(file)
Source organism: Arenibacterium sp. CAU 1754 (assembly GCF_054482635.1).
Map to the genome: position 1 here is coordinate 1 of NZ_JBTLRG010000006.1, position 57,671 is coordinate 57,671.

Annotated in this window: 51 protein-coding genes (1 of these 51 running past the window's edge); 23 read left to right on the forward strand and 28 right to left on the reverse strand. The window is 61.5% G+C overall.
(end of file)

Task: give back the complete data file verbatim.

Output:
Source organism: Arenibacterium sp. CAU 1754 (assembly GCF_054482635.1).
Map to the genome: position 1 here is coordinate 1 of NZ_JBTLRG010000006.1, position 57,671 is coordinate 57,671.

Annotated in this window: 51 protein-coding genes (1 of these 51 running past the window's edge); 23 read left to right on the forward strand and 28 right to left on the reverse strand. The window is 61.5% G+C overall.